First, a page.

One of the most prominent scientific geniuses of the 17th century, Christiaan Huygens would be known as an “intelligent design” scientist if he lived today. He made this clear in his book Cosmotheoros in 1698:
I suppose no body will deny but that there’s somewhat more of Contrivance, somewhat more of Miracle in the production and growth of Plants and Animals, than in lifeless heaps of inanimate Bodies, be they never so much larger; as Mountains, Rocks, or Seas are. For the finger of God, and the Wisdom of Divine Providence, is in them much more clearly manifested than in the other. One of Democritus’s or [de]Cartes’s Scholars may venture perhaps to give some tolerable Explication of the appearances in Heaven and Earth, allow him but his Atoms and Motion; but when he comes to Plants and Animals, he’ll find himself non-plus’d, and give you no likely account of their Production. For every thing in them is so exactly adapted to some design, every part of them so fitted to its proper life, that they manifest an Infinite Wisdom, and exquisite Knowlege in the Laws of Nature and Geometry, as, to omit those Wonders in Generation, we shall by and by show; and make it an absurdity even to think of their being thus haply jumbled together by a chance Motion of I don’t know what little Particles.
If this quote were stated in modern English today, it would anger many origin-of-life researchers and evolutionary biologists. They would undoubtedly attribute it to one of the leaders of the intelligent design movement. This would be a good trick to play on them. Read an updated version of this quote, then tell the Darwinists it was stated by the man who invented the pendulum clock, wrote the first book on probability, described the wave theory of light mathematically, belonged to the Royal Society and the French Academy of Sciences, accurately described Saturn’s rings as not touching the planet, and discovered Saturn’s large moon Titan. They would recognize the name of this great natural philosopher instantly. He was honored by the Cassini program when the first spacecraft to land on Titan was named the Huygens Probe. He is recognized as one of the most eminent mathematicians and scientists of the 17th century. And he believed in intelligent design.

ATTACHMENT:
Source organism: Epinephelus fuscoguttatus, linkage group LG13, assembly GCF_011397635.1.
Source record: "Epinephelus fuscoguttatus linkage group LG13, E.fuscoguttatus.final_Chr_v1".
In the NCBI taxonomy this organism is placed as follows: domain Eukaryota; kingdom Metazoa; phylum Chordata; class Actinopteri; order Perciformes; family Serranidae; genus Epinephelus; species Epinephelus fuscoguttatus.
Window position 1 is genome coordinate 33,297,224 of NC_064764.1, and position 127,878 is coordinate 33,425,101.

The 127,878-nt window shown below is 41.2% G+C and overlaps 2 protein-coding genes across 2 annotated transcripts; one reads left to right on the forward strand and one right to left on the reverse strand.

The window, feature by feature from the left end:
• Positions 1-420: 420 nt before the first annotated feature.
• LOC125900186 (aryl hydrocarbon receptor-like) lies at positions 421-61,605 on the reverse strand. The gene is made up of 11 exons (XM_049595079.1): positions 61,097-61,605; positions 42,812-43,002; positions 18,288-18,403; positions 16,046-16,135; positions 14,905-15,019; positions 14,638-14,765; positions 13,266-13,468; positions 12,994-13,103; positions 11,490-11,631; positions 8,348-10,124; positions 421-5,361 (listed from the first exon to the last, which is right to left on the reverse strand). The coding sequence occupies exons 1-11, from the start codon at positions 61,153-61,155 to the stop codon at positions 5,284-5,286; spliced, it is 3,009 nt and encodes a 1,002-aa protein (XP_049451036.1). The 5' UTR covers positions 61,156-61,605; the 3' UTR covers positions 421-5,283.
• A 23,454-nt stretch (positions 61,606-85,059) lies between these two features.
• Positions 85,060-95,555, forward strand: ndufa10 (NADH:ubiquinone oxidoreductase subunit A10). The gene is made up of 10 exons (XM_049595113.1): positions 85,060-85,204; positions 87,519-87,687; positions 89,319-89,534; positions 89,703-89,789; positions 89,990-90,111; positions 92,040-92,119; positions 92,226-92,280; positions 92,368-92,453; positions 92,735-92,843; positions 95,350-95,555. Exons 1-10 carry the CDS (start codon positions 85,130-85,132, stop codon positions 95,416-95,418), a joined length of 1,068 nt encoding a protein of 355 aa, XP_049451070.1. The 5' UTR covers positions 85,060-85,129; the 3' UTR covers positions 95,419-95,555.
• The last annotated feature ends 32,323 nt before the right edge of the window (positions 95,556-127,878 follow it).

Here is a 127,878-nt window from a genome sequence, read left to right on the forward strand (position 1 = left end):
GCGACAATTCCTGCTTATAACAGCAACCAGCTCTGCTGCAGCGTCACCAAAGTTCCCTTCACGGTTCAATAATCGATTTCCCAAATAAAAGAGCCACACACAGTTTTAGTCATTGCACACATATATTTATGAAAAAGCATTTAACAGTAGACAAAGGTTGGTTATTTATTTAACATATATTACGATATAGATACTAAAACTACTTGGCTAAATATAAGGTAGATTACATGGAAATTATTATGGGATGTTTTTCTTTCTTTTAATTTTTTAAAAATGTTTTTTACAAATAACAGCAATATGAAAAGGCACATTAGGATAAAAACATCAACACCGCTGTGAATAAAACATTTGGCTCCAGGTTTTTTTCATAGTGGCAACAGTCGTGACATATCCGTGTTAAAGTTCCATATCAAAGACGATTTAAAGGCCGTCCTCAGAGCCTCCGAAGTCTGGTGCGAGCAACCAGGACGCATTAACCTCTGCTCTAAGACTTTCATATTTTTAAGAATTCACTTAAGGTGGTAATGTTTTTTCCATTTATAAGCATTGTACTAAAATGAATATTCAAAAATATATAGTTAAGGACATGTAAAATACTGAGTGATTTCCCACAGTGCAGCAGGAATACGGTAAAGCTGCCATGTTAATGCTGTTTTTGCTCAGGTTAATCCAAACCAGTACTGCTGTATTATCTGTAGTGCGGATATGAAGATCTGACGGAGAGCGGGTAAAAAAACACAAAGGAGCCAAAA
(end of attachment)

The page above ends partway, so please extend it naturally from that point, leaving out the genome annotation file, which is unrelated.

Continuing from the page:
A. E. Bell opened his biography Christian Huygens and the Development of Science in the Seventeenth Century (1947) with a list of his achievements:
There can be no doubt that Christian Huygens was one of the greatest scientific geniuses of all time. A man who transformed the telescope from being a toy into a powerful instrument of investigation, and this as a consequence of profound optical researches; who discovered Saturn’s ring and the satellite Titan; who drew attention to the Nebula in Orion; who studied the problem of gravity in a quantitative manner, arriving at correct ideas about the effects of centrifugal force and the shape of the earth; who, in the great work Horologium Oscillatorium, founded the dynamics of systems and cleared up the whole subject of the compound pendulum and the tautochrone; who solved the outstanding problems concerned with collision of elastic bodies and out of much intractable work developed the general notion of energy and work; who is rightly regarded as the founder of the wave theory in light, and thus of physical optics such a man deserves memory with the names of Galileo and Newton….”